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Where the employee is king

International group Kvaerner had a clear vision as to where it wanted to be regarding pensions, its head of human resources Larry Simpson told the Multi Pensions conference in Amsterdam last month. “We are a global business and we will have a global pension fund.” The group with revenues of E7.5bn worldwide has 50,000 employees, of which 10,000 are in the US. Altogether, it operates in 37 countries and has pensions assets worldwide totalling E3.5bn.
Another objective is to have flexible pensions structures, the group already had defined benefit (DB) and defined contribution (DC) schemes and was looking at putting in some forms of hybrids. “We would have a minimum DB base and let people save what they wanted to on a DC basis.”
Seamless mobility was another objective, but that was not just from the members’ viewpoint, but also from the employer’s perspective as well. So if a company is created for a project with a limited lifetime, it would make contributions to pensions during the project.
Simpson said the group wanted to get down to one scheme worldwide if ever possible. There would be tremendous efficiencies in both management and investment terms in such centralisation. “We have gone some way down that road, around 20% of the Norwegian pension fund assets are managed in London and we are just in the process of moving $100m out of our DB plans in the US to London, where the asset management is being consolidated, for funds other than 401(K) plans.”
He added: “This means the expertise is driven out of London, which results in fewer investment managers to deal with. We have made our decisions about indexing and what benchmarks to measure them against.”
The group now has one set of custodians worldwide. In another move, there are Norwegians on the UK pension fund trustee board as the group tries to move towards a common managed global plan.
The strategy involved integration of schemes within countries. “This is mandatory, but was pretty hard to do, with such issues as that of surplus in Japan,” said Simpson. The group was almost down to one scheme per country, down from about 50 pensions plans about three years ago.
“The harmonisation of management, actuarial and investment structures was critical and we have gone some way towards that. We are agreed on the actuarial methodology, we use – projected benefits obligations. We do not like book reserves and all our pension funds are pre-funded.”
The group has a core set of three people on the pensions side, who are trustees of UK plan, on the DB plan in the US and on the Norwegian plan board. “This common group of people have expertise and can cross fertilise ideas. This also makes educational process a little easier.”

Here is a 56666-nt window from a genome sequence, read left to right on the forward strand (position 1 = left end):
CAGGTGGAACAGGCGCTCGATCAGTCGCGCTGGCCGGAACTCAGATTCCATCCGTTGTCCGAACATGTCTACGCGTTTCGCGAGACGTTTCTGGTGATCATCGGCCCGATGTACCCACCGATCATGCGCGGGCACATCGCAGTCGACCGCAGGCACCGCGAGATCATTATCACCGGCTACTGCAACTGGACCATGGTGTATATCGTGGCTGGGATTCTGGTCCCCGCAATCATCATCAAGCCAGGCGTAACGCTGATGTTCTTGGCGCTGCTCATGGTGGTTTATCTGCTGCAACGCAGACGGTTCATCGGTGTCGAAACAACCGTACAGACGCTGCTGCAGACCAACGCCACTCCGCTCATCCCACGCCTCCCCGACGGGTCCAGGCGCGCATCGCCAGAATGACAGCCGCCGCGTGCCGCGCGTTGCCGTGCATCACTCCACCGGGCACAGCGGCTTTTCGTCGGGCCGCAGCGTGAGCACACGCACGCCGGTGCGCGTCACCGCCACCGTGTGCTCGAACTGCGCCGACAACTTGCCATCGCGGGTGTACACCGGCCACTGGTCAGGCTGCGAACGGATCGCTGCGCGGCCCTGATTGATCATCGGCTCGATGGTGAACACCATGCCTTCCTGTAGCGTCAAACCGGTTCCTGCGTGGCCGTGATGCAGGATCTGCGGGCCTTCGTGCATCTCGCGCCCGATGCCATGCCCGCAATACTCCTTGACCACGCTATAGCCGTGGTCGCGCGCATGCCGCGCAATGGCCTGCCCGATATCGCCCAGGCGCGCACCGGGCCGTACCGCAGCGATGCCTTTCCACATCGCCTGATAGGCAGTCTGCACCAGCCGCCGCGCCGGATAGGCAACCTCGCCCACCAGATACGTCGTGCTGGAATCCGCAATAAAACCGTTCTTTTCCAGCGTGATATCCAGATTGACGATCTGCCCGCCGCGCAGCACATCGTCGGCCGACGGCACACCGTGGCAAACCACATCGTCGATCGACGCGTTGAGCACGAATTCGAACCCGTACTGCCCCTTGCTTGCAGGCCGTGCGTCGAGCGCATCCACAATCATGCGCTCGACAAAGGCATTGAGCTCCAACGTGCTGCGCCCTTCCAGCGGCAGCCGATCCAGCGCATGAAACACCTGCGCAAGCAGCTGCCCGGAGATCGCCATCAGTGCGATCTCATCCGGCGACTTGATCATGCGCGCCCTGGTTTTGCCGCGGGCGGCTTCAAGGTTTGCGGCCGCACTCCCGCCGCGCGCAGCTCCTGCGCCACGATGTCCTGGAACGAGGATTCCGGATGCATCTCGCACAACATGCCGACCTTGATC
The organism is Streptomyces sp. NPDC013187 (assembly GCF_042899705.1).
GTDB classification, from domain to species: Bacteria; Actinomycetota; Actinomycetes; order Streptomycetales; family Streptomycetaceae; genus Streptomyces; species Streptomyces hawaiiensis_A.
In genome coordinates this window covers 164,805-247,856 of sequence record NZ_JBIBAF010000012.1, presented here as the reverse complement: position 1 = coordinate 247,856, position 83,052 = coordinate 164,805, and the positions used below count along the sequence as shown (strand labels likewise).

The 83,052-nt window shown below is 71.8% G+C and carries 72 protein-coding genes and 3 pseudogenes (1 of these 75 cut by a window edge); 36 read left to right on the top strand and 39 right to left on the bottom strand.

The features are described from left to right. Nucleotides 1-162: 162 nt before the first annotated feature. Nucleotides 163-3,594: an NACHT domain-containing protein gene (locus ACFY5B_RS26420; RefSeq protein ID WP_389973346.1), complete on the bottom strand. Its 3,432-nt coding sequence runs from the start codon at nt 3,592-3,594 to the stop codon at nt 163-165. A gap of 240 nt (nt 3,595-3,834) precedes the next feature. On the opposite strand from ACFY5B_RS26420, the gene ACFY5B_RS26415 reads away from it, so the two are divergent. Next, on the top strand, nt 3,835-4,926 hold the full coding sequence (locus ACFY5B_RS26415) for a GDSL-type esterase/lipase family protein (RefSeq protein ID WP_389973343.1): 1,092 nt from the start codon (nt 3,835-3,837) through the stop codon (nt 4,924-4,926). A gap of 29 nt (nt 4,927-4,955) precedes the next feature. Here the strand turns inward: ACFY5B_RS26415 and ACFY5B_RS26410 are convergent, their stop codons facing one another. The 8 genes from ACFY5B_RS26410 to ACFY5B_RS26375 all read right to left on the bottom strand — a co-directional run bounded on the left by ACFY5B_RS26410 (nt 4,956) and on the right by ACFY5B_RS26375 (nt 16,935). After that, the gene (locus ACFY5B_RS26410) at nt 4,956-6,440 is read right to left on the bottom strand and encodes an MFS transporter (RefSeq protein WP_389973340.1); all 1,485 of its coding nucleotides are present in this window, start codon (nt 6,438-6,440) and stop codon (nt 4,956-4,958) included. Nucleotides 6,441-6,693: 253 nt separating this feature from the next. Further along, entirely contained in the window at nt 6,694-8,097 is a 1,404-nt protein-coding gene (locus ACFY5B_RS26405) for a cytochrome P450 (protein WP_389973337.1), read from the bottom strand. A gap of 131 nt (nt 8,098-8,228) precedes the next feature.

The aim was to be responsive to the cultural and other factors affecting different countries’ pensions situation, so where there was good first pillar provision, only top-up provision might be made, with a full-blown DC plan somewhere else. “As I have said to many governments around the world, the money in pension funds does not belong to the company, but nor does it belong to the government, it is the individual’s money,” said Simpson.
“But we are debating still the best and most open reporting basis we want to adopt,” he said. “Our attitude here is that the employee is king and the more transparency we can bring the better.”
Looking at the wider European picture, Simpson said that it was companies like Kvaerner and other multinationals operating in Europe that willhelp the EC to achieve its aim of removing the barriers to pensions harmonisation.
“There should be no restrictions on how pensions funds invest,” he said. “The machinations of different governments to put restrictions on how much could be invested in equities, is a backdoor way of saying because you cannot invest everything in equities you have to invest in bonds, which happen to be our bonds, on which we are paying less than we should. So this is a way of funding their debt cheaply.”
He thought it was a very good for funds to take advantage of the euro to diversify their investments and to use different indices. “The ability to invest on a pan-European basis would really spark the development of capital markets. Europe does not have capital markets right now. Germany does not have deep capital markets as it relies on bank funding, not pension fund funding. The development of pan European pension funds, would be a massive help to the growth of GDP in Europe.

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